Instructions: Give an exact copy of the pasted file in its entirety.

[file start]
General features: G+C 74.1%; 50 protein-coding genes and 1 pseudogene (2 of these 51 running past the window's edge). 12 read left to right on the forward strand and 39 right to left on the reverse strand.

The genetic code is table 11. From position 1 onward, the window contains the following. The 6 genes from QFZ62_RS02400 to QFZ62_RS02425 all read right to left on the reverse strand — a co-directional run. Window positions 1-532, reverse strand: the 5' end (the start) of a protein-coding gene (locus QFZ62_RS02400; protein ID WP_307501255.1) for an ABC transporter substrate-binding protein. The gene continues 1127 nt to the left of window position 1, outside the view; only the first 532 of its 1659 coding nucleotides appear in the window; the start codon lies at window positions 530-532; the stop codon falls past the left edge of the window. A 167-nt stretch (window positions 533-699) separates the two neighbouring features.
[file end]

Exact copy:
General features: G+C 74.1%; 50 protein-coding genes and 1 pseudogene (2 of these 51 running past the window's edge). 12 read left to right on the forward strand and 39 right to left on the reverse strand.

The genetic code is table 11. From position 1 onward, the window contains the following. The 6 genes from QFZ62_RS02400 to QFZ62_RS02425 all read right to left on the reverse strand — a co-directional run. Window positions 1-532, reverse strand: the 5' end (the start) of a protein-coding gene (locus QFZ62_RS02400; protein ID WP_307501255.1) for an ABC transporter substrate-binding protein. The gene continues 1127 nt to the left of window position 1, outside the view; only the first 532 of its 1659 coding nucleotides appear in the window; the start codon lies at window positions 530-532; the stop codon falls past the left edge of the window. A 167-nt stretch (window positions 533-699) separates the two neighbouring features.